This case study represents the work of two faculty members and a university student who engaged in a collaborative inquiry project for the purpose of discovering how young children learn through their connections to the natural world. The article highlights a case study of immigrant preschool children and their use of natural materials. The process of inquiry involved the documentation and narrative analysis of children’s conversations and actions. Themes identified in the work of a university student and a small group of children offer insights into the ways that children may use their connections with elements of the natural world. A variety of sustainable and natural materials are used to inspire the children’s creativity while learning to communicate and to integrate mathematical concepts into their visual art displays. Creation of the artifacts suggests ways that educators can support children’s appreciation for the aesthetic qualities of natural elements and deepens the interdependent relationship between children and their sense of place. As our society seeks to reconnect many children to the outdoors in this period of technological saturation, it is critical that early childhood educators rethink teaching practices to support children who come to school with an existing relationship with the natural world and to reconnect those who do not.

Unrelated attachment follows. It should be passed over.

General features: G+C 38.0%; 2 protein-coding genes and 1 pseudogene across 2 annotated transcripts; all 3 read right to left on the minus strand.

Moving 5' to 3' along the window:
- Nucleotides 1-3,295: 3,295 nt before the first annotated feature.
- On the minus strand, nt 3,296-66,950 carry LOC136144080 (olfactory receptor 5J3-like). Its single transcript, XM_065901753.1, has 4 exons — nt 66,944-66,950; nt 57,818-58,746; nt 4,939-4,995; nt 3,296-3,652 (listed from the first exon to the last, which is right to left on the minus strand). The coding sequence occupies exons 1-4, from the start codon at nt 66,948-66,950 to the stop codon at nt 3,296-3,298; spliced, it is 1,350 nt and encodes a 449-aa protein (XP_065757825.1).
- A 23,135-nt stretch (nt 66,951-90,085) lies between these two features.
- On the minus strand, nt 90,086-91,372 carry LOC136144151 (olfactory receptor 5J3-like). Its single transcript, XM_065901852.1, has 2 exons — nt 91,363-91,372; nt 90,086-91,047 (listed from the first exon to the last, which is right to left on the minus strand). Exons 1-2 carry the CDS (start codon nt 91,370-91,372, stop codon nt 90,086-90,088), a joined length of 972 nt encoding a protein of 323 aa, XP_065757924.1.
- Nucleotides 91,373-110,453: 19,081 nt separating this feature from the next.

|Keywords:||Immigrant Preschool Children, Use of Natural Materials, Creating Visual Art Displays, Communication, Mathematical Concepts, Children’s Sense of Place|
Associate Professor, Elementary Education Department, Western Washington University, Bellingham, Washington, USA
Assistant Professor, Elementary Education Department, Western Washington University, Bellingham, Washington, USA